The Detroit Free Press reported Warford was living in Tempe in early July when the Pokémon Go app was released. Like millions of others, he downloaded the app and began rounding up Pokémon near his residence.
That all changed for him during one disturbing day near ASU.
“I’ll tell you why I stopped playing it. I was walking down Mill Avenue in Tempe, pretty much on (ASU’s) campus … I was walking down and literally everyone that was on their cell phone walking down that same street was playing Pokémon Go. I was looking at their screens and it was about 30, 40 people walking down Mill,”Warford told the Detroit Free Press.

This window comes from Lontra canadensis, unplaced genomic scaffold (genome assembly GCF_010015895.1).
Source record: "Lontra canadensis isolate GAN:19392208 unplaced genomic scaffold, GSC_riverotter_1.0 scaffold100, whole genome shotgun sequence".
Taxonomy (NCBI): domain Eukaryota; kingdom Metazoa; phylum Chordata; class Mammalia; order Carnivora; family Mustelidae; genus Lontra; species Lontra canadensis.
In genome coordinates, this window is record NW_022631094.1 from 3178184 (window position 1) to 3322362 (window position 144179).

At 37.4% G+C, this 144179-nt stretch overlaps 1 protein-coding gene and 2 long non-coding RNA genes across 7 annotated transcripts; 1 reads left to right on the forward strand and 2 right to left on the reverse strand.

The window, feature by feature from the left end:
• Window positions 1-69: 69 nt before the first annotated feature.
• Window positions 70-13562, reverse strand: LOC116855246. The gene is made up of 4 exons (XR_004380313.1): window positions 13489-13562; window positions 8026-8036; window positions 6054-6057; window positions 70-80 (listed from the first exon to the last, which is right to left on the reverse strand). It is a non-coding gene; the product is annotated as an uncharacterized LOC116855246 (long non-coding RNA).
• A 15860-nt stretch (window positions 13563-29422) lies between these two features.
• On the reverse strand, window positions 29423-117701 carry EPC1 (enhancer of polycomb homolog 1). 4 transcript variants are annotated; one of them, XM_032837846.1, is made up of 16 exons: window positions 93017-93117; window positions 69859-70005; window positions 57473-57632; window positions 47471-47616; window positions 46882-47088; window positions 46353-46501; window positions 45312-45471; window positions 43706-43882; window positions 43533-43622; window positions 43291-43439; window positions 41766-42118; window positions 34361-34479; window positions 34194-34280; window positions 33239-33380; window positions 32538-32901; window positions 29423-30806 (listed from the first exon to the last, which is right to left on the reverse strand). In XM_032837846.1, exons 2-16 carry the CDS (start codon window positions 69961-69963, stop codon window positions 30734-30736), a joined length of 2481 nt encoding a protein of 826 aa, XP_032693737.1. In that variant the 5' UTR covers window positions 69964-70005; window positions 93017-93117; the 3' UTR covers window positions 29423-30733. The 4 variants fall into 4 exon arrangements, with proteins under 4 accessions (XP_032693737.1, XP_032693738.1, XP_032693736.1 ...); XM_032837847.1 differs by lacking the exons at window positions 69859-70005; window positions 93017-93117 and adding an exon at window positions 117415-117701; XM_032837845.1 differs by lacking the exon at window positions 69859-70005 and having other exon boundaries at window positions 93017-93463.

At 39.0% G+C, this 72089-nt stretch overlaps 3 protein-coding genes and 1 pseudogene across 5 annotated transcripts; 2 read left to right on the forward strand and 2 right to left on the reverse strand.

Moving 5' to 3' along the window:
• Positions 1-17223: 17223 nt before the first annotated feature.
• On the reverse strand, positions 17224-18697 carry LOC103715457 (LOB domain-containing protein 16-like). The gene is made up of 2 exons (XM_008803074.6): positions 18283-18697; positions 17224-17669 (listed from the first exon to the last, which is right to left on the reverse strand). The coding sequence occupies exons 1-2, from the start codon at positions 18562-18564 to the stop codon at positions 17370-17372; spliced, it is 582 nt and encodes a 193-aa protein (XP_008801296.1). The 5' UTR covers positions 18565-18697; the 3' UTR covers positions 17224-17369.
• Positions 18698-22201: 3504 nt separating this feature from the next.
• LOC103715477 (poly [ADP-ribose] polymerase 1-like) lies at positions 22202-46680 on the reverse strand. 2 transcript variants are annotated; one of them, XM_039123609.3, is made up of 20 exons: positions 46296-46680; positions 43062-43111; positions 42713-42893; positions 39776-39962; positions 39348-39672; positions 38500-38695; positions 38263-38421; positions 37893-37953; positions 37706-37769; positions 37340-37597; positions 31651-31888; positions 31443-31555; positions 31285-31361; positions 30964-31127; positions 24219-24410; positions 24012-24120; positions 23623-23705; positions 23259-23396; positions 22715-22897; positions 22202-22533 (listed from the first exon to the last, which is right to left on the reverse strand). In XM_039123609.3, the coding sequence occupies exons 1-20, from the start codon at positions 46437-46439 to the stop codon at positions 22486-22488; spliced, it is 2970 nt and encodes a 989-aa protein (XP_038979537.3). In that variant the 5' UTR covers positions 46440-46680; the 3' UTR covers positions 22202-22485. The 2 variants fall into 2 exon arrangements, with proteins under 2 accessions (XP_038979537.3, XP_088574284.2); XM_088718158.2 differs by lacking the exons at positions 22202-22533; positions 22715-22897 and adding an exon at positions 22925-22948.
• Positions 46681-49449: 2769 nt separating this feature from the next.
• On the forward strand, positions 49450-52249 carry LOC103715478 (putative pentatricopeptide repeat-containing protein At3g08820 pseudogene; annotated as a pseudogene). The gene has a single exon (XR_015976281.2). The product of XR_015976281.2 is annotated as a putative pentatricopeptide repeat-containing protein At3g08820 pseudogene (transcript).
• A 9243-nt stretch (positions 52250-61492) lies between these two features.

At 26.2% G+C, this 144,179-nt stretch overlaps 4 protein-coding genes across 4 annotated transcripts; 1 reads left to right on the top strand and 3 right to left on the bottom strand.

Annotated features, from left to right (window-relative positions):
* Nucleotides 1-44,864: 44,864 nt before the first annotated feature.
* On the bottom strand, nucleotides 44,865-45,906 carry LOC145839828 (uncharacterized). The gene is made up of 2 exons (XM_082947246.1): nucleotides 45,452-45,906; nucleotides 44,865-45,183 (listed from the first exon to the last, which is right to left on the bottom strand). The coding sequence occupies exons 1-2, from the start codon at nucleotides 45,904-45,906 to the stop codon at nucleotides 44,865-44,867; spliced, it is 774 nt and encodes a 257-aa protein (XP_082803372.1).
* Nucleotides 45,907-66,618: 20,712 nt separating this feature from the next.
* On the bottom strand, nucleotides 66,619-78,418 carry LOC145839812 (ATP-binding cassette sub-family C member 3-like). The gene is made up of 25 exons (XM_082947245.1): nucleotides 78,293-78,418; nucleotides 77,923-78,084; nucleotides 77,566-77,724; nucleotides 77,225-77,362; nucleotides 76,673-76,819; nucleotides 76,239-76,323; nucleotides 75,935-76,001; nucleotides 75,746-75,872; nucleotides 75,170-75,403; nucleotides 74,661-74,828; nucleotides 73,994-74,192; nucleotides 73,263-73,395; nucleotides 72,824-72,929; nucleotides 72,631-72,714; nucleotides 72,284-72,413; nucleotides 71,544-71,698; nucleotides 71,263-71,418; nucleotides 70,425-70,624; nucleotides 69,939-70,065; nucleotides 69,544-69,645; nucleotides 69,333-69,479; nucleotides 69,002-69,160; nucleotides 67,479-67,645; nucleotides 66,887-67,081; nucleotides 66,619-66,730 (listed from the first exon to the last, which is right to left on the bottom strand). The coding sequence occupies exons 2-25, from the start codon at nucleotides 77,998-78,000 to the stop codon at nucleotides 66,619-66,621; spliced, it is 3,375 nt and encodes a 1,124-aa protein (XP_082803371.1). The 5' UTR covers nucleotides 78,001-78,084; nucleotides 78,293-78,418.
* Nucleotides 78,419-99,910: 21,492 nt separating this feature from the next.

“It was a bunch of people playing it and I was like, ‘I don’t like this.'”
Warford later met a teammate at a restaurant who was also playing the game.
“I deleted it because I was like, ‘This is some mind-control stuff.’ I don’t like it,” he said. “They were playing it and I was like, ‘Nope!’ And I deleted it right there, right when I got to the restaurant.”
Many people have become concerned about the safety issues the game presents, as players often don’t pay attention while walking or driving. But for Warford, the concern obviously goes much deeper.
“Yeah, it’s popular. But I don’t like it,” he said. “Something’s not right.”